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5 HTP Tryptophan Side Effect & Benefit

L-Tryptophan 5 HTP (5 hydroxytryptophan)

Tryptophan (5HTP) is an essential amino acid that is found in a variety of high protein foods. Tryptophan supplements were banned in the United States in 1990 after contaminated supplements were linked to an outbreak of eosinophilia-myalgia syndrome (EMS), a rare and sometimes fatal muscle disorder. Later it was discovered that the tainted supplements were produced by a single Japanese company.

However, tryptophan was known to be associated with significant health risks years before this incident occurred. Now, in response to the banning of tryptophan, a chemical cousin called 5 HTP (5 hydroxytryptophan) is available in supplement form and is touted for much the same reasons that the original tryptophan was.

5 HTP (5 hydroxytryptophan) is a derivative of tryptophan - the body makes 5HTP in the brain from the tryptophan we get from food. The 5HTP used in supplements comes from the seeds of an African plant (Griffonia simplicifolia). In our bodies, 5 HTP quickly becomes serotonin, a neurotransmitter (a chemical that carries messages to and from the brain) that affects sleep cycles, appetite, and mood. Extra tryptophan in our diets leads to extra serotonin in our brains, which is why the supplements are touted as a sleep aid and mood-lifter, among other things.

Benefit of 5 HTP & Depression

In the 1980s several European studies found that 5HTP decreased depression in some people, although apparently no more so than traditional antidepressant medications. However, the 5 HTP supplement may work more quickly than antidepressants and produce fewer side effects. The typical dose of 5 HTP for depression treatment is 150 to 300 milligrams per day.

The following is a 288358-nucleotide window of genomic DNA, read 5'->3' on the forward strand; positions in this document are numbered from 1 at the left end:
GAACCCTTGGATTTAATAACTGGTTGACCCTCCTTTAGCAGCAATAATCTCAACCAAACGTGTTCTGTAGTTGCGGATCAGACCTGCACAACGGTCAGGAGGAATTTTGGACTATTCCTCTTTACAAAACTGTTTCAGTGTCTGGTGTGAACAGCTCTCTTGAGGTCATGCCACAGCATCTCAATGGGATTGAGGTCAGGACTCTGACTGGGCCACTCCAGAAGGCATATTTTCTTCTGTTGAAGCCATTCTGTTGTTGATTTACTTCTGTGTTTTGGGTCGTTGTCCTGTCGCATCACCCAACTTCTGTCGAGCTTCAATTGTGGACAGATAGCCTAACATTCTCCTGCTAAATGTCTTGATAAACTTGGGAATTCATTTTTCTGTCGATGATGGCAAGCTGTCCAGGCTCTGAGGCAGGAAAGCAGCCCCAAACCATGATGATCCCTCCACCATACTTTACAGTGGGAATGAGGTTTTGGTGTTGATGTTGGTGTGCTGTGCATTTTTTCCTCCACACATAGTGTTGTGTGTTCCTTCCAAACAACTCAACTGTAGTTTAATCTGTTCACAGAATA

5 HTP - Sleep and Insomnia

The primary use of 5HTP supplements (and the original tryptophan supplements) is to promote sleep. In Europe 5 HTP has been prescribed by doctors for insomnia for years. There's really no controversy over the effectiveness of tryptophan and 5 HTP at inducing sleep. The mechanism for the effect is well understood and actually quite simple.

Dietary tryptophan has to compete with other amino acids for entry into the brain after a high-protein meal is consumed. However, after a high-carbohydrate meal is eaten, insulin causes the competing amino acids to enter the muscles, allowing a greater proportion of the tryptophan to enter the brain and be converted to serotonin. This is why meals that are heavy on carbohydrates (and tryptophan-containing foods) cause us to feel drowsy and high protein meals do not.

5HTP has also been shown to improve the quality of sleep by increasing the amount of time spent in deep sleep and REM sleep (dream sleep). Getting extra tryptophan through 5 HTP supplements can be an effective way to produce more serotonin-and get some shuteye.

Preliminary research suggests that 5 HTP may be able to ease migraine headaches, decrease the pain of fibrornyalgia (tenderness and pain in the muscles and joints), inhibit anxiety, and curb overeating. However, it's much too early to recommend the supplement for these uses.

L-Tryptophan Food Source & 5HTP Supplement

5HTP is obtained through supplements, but tryptophan is found in many protein foods including beef, chicken, fish, and dairy products.

Although the efficacy of 5-HTP (and tryptophan in general) to promote sleep is well established, use of the supplement remains controversial. Adverse reactions to 5-HTP have been documented. In fact, in 1991 one case of EMS - the same illness that affected so many who used the contaminated tryptophan in 1989 - was linked with 5-HTP. And, in 1998 the FDA confirmed that the same impurity that was present in the banned tryptophan supplements was also found in 5-HTP supplements. This impurity, known as "Peak X", was identified in the 1991 EMS case, and similar impurities were implicated in the 1989 outbreak.

Although the exact cause of the EMS in all of these cases isn't clear (FDA did not blame it directly on "Peak X"), the fact that this impurity has now also turned up in 5-HTP supplements is definitely cause for concern. FDA is continuing to monitor the supplement and encourages consumers and medical professionals to report any adverse reactions to 5-HTP to the MedWatch program.

L Tryptophan 5 HTP Side Effects

Aside from the risk of consuming impure 5HTP, the supplement can cause side effects, though most are generally mild. 5 HTP side effects include:

  • nausea
  • constipation
  • intestinal gas
  • reduced sex drive
  • headaches


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